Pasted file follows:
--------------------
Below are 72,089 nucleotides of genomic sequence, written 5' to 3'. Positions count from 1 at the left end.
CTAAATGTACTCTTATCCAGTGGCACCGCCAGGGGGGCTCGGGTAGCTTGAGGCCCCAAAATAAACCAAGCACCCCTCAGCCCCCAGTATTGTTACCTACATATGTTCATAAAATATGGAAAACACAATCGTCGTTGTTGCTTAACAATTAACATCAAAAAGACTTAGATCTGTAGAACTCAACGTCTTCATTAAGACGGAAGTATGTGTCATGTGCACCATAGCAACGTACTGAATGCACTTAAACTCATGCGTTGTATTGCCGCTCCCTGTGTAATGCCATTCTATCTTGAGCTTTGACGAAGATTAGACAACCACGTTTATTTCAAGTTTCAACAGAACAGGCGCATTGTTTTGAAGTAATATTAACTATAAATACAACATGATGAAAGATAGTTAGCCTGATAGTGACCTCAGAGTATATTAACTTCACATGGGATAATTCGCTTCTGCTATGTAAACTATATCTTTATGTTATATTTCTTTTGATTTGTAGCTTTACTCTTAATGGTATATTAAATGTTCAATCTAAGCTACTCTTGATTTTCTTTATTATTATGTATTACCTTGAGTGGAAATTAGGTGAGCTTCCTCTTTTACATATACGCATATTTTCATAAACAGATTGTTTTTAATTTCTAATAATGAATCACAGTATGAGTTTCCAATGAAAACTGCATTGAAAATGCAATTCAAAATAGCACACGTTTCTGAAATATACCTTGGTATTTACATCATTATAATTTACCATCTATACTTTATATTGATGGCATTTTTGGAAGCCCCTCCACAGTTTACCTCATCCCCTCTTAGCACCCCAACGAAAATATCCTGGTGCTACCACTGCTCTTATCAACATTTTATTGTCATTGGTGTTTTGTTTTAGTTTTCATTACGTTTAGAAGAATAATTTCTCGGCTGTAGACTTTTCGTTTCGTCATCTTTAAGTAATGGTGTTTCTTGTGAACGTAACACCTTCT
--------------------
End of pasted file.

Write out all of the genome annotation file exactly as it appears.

Below are 72,089 nucleotides of genomic sequence, written 5' to 3'. Positions count from 1 at the left end.
CTAAATGTACTCTTATCCAGTGGCACCGCCAGGGGGGCTCGGGTAGCTTGAGGCCCCAAAATAAACCAAGCACCCCTCAGCCCCCAGTATTGTTACCTACATATGTTCATAAAATATGGAAAACACAATCGTCGTTGTTGCTTAACAATTAACATCAAAAAGACTTAGATCTGTAGAACTCAACGTCTTCATTAAGACGGAAGTATGTGTCATGTGCACCATAGCAACGTACTGAATGCACTTAAACTCATGCGTTGTATTGCCGCTCCCTGTGTAATGCCATTCTATCTTGAGCTTTGACGAAGATTAGACAACCACGTTTATTTCAAGTTTCAACAGAACAGGCGCATTGTTTTGAAGTAATATTAACTATAAATACAACATGATGAAAGATAGTTAGCCTGATAGTGACCTCAGAGTATATTAACTTCACATGGGATAATTCGCTTCTGCTATGTAAACTATATCTTTATGTTATATTTCTTTTGATTTGTAGCTTTACTCTTAATGGTATATTAAATGTTCAATCTAAGCTACTCTTGATTTTCTTTATTATTATGTATTACCTTGAGTGGAAATTAGGTGAGCTTCCTCTTTTACATATACGCATATTTTCATAAACAGATTGTTTTTAATTTCTAATAATGAATCACAGTATGAGTTTCCAATGAAAACTGCATTGAAAATGCAATTCAAAATAGCACACGTTTCTGAAATATACCTTGGTATTTACATCATTATAATTTACCATCTATACTTTATATTGATGGCATTTTTGGAAGCCCCTCCACAGTTTACCTCATCCCCTCTTAGCACCCCAACGAAAATATCCTGGTGCTACCACTGCTCTTATCAACATTTTATTGTCATTGGTGTTTTGTTTTAGTTTTCATTACGTTTAGAAGAATAATTTCTCGGCTGTAGACTTTTCGTTTCGTCATCTTTAAGTAATGGTGTTTCTTGTGAACGTAACACCTTCT